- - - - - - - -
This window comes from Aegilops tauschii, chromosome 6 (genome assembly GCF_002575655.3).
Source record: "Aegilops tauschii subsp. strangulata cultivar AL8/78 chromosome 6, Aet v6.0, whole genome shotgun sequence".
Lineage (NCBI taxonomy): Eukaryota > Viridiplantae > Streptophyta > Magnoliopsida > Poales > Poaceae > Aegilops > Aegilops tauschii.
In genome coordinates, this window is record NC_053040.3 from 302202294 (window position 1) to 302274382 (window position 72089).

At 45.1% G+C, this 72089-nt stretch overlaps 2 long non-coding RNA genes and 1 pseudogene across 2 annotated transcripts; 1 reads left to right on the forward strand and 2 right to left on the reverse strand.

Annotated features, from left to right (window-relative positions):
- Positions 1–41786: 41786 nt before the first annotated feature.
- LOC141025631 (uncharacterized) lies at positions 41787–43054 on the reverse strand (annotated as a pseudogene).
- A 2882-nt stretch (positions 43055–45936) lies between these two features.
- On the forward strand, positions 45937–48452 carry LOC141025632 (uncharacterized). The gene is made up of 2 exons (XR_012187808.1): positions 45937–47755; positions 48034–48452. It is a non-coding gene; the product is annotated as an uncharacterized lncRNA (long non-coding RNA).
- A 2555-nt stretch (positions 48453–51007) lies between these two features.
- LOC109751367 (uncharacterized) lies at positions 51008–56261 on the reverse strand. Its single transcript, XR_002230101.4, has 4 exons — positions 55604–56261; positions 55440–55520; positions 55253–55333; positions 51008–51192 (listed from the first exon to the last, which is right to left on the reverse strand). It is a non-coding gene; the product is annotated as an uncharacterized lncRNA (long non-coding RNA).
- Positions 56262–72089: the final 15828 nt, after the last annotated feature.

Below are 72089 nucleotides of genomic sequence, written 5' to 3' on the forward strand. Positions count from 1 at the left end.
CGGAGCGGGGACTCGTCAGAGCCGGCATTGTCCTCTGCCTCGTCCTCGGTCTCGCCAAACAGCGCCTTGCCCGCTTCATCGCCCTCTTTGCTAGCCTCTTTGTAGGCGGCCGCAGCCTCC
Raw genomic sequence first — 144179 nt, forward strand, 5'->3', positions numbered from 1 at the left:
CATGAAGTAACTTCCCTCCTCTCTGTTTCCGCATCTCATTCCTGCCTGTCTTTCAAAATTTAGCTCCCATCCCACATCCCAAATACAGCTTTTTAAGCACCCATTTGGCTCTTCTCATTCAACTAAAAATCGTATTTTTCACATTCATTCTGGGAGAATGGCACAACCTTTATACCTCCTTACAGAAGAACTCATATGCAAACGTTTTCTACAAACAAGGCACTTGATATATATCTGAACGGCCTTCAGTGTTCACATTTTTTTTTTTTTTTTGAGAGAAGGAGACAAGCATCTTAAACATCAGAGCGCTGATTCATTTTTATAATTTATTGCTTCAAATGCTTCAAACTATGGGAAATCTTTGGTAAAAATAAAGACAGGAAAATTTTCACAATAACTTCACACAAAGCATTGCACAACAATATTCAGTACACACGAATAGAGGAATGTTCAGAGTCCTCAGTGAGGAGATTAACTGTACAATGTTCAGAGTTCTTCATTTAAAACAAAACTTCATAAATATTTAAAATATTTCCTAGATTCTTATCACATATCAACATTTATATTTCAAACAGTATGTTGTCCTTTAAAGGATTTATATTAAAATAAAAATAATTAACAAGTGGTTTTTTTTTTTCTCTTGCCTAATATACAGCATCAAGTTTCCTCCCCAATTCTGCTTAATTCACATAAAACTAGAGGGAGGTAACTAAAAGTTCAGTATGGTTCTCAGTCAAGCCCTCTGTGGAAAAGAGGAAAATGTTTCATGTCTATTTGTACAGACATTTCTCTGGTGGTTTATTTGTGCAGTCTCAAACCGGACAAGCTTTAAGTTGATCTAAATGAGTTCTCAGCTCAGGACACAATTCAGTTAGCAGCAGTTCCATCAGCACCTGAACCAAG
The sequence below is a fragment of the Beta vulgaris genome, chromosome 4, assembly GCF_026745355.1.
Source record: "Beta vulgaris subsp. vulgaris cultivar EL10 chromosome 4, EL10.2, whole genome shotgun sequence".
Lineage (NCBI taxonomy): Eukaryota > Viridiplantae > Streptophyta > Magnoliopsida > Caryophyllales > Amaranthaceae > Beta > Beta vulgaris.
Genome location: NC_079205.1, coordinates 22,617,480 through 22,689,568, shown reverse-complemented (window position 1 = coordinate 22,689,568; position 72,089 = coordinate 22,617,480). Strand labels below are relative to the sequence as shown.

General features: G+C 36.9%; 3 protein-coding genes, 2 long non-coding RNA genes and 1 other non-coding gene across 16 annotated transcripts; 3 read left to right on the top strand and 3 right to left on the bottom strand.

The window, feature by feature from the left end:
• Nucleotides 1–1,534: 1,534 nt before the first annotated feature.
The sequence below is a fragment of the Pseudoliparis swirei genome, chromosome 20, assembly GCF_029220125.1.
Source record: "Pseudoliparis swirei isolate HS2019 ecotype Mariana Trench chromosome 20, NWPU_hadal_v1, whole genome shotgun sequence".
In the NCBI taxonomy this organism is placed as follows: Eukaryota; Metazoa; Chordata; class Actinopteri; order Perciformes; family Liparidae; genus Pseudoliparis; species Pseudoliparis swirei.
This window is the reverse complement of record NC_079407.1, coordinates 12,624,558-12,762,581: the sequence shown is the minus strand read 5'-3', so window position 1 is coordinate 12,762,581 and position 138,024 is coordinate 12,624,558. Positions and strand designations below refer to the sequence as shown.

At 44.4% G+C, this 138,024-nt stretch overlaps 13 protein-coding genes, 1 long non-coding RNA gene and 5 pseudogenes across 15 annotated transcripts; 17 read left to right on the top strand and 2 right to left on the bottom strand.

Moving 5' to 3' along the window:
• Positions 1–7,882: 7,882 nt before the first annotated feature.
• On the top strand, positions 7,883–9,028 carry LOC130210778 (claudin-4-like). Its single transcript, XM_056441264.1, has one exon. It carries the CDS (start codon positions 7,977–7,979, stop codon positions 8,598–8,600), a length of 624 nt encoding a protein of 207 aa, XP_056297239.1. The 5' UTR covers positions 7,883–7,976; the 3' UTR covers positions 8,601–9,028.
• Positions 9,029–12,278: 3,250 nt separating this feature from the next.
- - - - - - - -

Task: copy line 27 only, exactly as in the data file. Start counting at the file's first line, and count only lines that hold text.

In the NCBI taxonomy this organism is placed as follows: Eukaryota; Metazoa; Chordata; class Actinopteri; order Perciformes; family Liparidae; genus Pseudoliparis; species Pseudoliparis swirei.